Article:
Like We Were Enemies in a War
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The state of the world’s human rights
Since 2017, under the guise of a campaign against “terrorism”, the government of China has carried out massive and systematic abuses against Muslims living in the Xinjiang Uyghur Autonomous Region (Xinjiang). Far from a legitimate response to the purported terrorist threat, the government’s campaign evinces a clear intent to target parts of Xinjiang’s population collectively on the basis of religion and ethnicity and to use severe violence and intimidation to root out Islamic religious beliefs and Turkic Muslim ethno-cultural practices. The government aims to replace these beliefs and practices with secular state-sanctioned views and behaviours, and, ultimately, to forcibly assimilate members of these ethnic groups into a homogenous Chinese nation possessing a unified language, culture, and unwavering loyalty to the Chinese Communist Party (CCP).
To achieve this political indoctrination and forced cultural assimilation, the government undertook a campaign of arbitrary mass detention. Huge numbers of men and women from predominantly Muslim ethnic groups have been detained. They include hundreds of thousands who have been sent to prisons as well as hundreds of thousands – perhaps 1 million or more – who have been sent to what the government refers to as “training” or “education” centres. These facilities are more accurately described as internment camps. Detainees in these camps are subjected to a ceaseless indoctrination campaign as well as physical and psychological torture and other forms of ill-treatment.
The internment camp system is part of a larger campaign of subjugation and forced assimilation of ethnic minorities in Xinjiang. The government of China has enacted other far-reaching policies that severely restrict the behaviour of Muslims in Xinjiang. These policies violate multiple human rights, including the rights to liberty and security of person; to privacy; to freedom of movement; to opinion and expression; to thought, conscience, religion, and belief; to participate in cultural life; and to equality and non-discrimination. These violations are carried out in such a widespread and systematic manner that they are now an inexorable aspect of daily life for millions of members of predominantly Muslim ethnic minorities in Xinjiang.
The government of China has taken extreme measures to prevent accurate information about the situation in Xinjiang from being documented, and finding reliable information about life inside the internment camps is particularly difficult. Between October 2019 and May 2021, Amnesty International interviewed dozens of former detainees and other people who were present in Xinjiang since 2017, most of whom had never spoken publicly about their experiences before. The testimonies of former detainees represent a significant portion of all public testimonial evidence gathered about the situation inside the internment camps since 2017.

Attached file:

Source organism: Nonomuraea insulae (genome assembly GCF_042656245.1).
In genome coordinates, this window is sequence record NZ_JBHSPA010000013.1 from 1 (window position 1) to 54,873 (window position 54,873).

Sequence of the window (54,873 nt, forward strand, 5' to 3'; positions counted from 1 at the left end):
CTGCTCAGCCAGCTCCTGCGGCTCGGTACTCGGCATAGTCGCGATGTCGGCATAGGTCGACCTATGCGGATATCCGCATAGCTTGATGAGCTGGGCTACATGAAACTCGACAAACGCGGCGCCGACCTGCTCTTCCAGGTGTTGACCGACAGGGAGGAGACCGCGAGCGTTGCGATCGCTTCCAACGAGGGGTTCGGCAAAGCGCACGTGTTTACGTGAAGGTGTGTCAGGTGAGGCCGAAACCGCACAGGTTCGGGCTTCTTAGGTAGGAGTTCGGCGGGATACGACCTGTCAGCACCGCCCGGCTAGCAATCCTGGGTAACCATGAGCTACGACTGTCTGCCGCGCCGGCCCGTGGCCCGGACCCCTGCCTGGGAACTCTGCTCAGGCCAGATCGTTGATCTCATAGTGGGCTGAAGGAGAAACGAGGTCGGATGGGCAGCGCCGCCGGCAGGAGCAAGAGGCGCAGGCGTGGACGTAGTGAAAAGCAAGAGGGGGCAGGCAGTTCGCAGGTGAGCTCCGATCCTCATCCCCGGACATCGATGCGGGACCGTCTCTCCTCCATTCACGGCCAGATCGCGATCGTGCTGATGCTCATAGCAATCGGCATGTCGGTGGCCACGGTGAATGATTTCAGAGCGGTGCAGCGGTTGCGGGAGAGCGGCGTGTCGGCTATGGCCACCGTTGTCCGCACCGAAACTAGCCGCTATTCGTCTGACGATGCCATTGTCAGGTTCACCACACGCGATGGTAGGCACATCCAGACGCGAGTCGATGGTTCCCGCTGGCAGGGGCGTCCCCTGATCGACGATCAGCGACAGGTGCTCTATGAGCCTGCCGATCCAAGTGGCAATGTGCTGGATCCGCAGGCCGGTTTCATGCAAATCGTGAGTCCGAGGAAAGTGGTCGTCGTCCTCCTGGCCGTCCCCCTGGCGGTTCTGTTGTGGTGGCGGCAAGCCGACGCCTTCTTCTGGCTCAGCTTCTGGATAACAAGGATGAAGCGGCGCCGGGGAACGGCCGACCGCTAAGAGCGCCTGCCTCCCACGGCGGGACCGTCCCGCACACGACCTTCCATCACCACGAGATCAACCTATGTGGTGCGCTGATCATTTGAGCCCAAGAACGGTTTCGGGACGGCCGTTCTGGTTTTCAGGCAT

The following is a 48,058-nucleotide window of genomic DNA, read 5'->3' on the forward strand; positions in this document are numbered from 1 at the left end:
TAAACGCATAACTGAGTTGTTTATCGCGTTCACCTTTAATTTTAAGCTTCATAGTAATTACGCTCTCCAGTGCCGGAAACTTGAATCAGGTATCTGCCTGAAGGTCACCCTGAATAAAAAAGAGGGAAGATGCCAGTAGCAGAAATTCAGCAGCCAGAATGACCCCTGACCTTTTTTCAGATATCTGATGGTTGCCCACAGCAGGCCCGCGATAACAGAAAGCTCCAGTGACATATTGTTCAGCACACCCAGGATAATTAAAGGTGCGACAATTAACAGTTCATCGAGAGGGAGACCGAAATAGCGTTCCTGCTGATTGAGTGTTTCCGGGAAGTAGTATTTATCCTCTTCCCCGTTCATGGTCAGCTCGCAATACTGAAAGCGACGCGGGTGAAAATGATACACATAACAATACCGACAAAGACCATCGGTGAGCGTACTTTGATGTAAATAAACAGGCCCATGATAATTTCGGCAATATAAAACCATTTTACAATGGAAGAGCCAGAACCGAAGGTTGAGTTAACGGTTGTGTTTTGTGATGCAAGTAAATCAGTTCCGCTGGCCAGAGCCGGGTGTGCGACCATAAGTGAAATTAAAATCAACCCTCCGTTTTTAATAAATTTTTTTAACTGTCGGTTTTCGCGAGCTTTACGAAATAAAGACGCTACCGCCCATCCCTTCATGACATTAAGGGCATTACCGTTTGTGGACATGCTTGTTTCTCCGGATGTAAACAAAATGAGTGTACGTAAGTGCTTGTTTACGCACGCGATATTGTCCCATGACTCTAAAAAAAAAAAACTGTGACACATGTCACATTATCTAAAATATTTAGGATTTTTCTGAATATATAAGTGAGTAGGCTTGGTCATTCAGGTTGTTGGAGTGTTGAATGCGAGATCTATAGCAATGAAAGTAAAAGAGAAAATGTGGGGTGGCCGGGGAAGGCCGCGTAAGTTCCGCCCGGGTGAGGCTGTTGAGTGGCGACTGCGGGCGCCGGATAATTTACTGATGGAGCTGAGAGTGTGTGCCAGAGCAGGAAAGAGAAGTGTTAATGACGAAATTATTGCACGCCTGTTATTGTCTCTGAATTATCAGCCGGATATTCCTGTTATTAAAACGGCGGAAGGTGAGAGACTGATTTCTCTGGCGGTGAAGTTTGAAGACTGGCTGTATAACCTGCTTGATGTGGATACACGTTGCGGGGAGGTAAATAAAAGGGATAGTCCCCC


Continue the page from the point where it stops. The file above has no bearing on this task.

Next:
This report is a product of field and remote research carried out between October 2019 and May 2021. The report’s findings and conclusions are based on first-hand testimonies that Amnesty International gathered from former detainees of the internment camps and other people who were present in Xinjiang after 2017, as well as from an analysis of satellite imagery and data. The report also draws on testimonial evidence and confidential government documents gathered and analysed by journalists, scholars, and other human rights organizations.
108 people were interviewed for this report: 55 former detainees of internment camps in Xinjiang (37 men and 16 women), 15 other people who lived in or visited Xinjiang since 2017, and 48 family members of people from Xinjiang who are currently missing or detained. The majority of the interviewees were Kazakh, a minority were Uyghurs, and a small number were Kyrgyz, or Han Chinese.
The former detainee testimonies represent a significant portion of all public testimonial evidence gathered about the situation inside the internment camps since 2017. Forty-four of the 55 former detainees interviewed for this report had never shared any part of their stories publicly before, and several others had never shared significant portions of their stories. According to the Xinjiang Victims Database – a website run by human rights researchers and activists that aggregates and synthesizes all publicly available testimony related to Xinjiang internment camps – excluding the former detainees interviewed publicly for the first time in this report, approximately 60 former detainees have ever spoken publicly. See Xinjiang Victims Database, shahit.biz/eng/#filter